DAVIS, STEVE G  November 03, 2012
SULTAN, WA  
Comments:
I think catch and release only should be the first step taken while monitoring the population levels. This prevents over harvesting while maintaining the sport of shark fishing which is both great fun and also a revenue source.
WORKMAN, JIM   November 04, 2012
RENTON, WA  
Comments:
These fish should be treat just like Sturgeon fishing. Make this a Catch and Release ONLY fishery.
CAILLIER, MICHAEL J  November 05, 2012
STEILACOOM, WA  
Comments:
Without strong scientific evidence this fishery should not be shut down. If any new rules should be implemented, then I would consider a catch and release fishery until scientific data can be collected and studied.
THOMAS, CHRISTOPHER M  November 06, 2012
SHORELINE , WA  
Comments:
WDFW should allow for catch and release, or catch and tag programs for large shark species (six gill, seven gill, thresher, blue, salmon, &great white). I agree that these sharks should not be harvested, but the dept. has an opportunity to allow for sport fishing of big game species in the state where currently sturgeon is the only big game fish in our waters. The practice of tag and release is performed in other states and has been very successful. It will generate more lisences and purchases of heavy tackle and gear, adding to the state sales tax revenue. The state could charge a $5.00 stamp for fishing for the big sharks. Training for professional guides and recreational fisherman for safe catch and tag techniques is simple and the data that could be collected on these sharks would be invaluable information to help perpetuate the species and test the health of the sound and ocean. More opportunities translates into more revenue for wdfw.
COATNEY, DON C  November 27, 2012
OAK HARBOR, WA  
Comments:
NO on rule change 4. There is no data that proves that we are over fishing any of these sharks why would you just want to close it down just because one group of people think that we shouldn't fish for them cause they are cute fish?
CARVER SR., RUSSELL L  November 29, 2012
LAKETAPPS, WA  
Comments:
Please pass rule change #4.We already have fishing opertunity with out impacting these sharks.
JENNINGS, MIKE   November 29, 2012
BLACK DIAMOND, WA  
Comments:
Make it catch and release ONLY, do not limit recreactional fishermen, by the spoils of poachers. Start enforcing...
MCDOWELL, BRIAN   November 30, 2012
BRIER, WA  
Comments:
I do not support #4. I have never seen people targeting these species is this really a problem? given the opportunity I would love to be able to catch a small thresher off the coast and they are out there every year. so far I have only seen big ones eating my albies before i get them to the boat.
BAYLEY, MARTIN   December 04, 2012
BAINBRIDGE ISLAND, WA  
Comments:
It appears there is no hard research data to support this proposal. Angling should be continued until the research supports such a proposal for temporary closure until sufficient numbers of shark return, if that is the finding. Thank you.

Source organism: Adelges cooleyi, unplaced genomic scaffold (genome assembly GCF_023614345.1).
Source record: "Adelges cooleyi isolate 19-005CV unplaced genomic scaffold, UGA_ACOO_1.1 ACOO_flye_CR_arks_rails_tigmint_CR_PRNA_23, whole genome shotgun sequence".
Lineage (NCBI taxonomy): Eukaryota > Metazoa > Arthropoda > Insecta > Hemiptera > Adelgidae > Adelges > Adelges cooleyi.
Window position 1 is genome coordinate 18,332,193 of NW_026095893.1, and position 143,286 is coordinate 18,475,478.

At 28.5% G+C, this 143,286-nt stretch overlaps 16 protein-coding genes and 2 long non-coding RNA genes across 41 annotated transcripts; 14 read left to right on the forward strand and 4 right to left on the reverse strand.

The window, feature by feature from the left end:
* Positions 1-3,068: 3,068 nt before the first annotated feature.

PETERSON, JOSEPH R  December 06, 2012
OLYMPIA, WA  
Comments:
This proposal is way overboard there is no scientific data to back up the closure of fishing for these sharks they are not endangered. I would be happy to support a one fish limit on retention or a catch and release fishery but closing it is simply ridiculous. I have fished for seven gill sharks in Willapa bay a couple of times and there are numerous fish out there. We caught over 15 in one day and have it all on video if you would like to see that there is a tremendous population. Please continue to allow fishing for these awesome fish it can only help them through awareness. Make anglers buy a special endorsement like on the Columbia and use the money for research or put them on the punch card system as well. There are many ways to go about controlling the fishery but a total ban on fishing for them is the wrong answer for sure.
SCOTT, BRIAN   December 06, 2012
LACEY, WA  
Comments:
Please consider a catch and relise fishery for the 7gill shark
HOVREN, LONNIE J  December 06, 2012
RAYMOND, WA  
Comments:
i fell like the state should allow the catch and release for six gill, seven gill, and thresher shark their would be no harming the sharks. If the law stated only catch and release for these sharks fewer sharks will be killed during the season of shark fishing. Instead fisherman would have to release the sharks with no injury. Also i believe that release of these fish should be stated that the fish do not come out of the water, that to unhook these sharks should stay in water at all time and never to board a boat at anytime thus no harm to the sharks. thank you for reviewing my comment on this matter. sincerely lonnie hovren fisherman, and hunter of washington state
MCCOY, ROBERT   December 06, 2012
MOUNT VERNON, WA  
Comments:
Is there any hard data to suggest an actual decline in these species? Is there actual evidence of these species being fished for, and taken by sport or commercial fisherman in the waters of the sound?
KRUSE, JOHN   December 06, 2012
CASHMERE, WA  
Comments:
I commented previously but don't know whether it was under this public comment period so....here goes: It is my understanding WDFW has very little idea what the status is of our seven gill, six gill and thresher shark populations. Instead of shutting down this fishery due to an absence of science, I would hope WDFW would take a common sense approach of allowing a catch and release fishery, getting data from anglers who participate in the fishery, and then making decisions about this fishery once more is known. Closing the fishery is a knee jerk reaction which takes away an opportunity for anglers, and provides no incentive for marine biologists to find out more about these sharks. I do think harvesting sharks is a poor idea until more is known to prevent overfishing but a catch and release fishery for these sharks should be easily sustainable and can be made more so through regulations mandating barbless hooks or other means. Thanks for the opportunity to comment.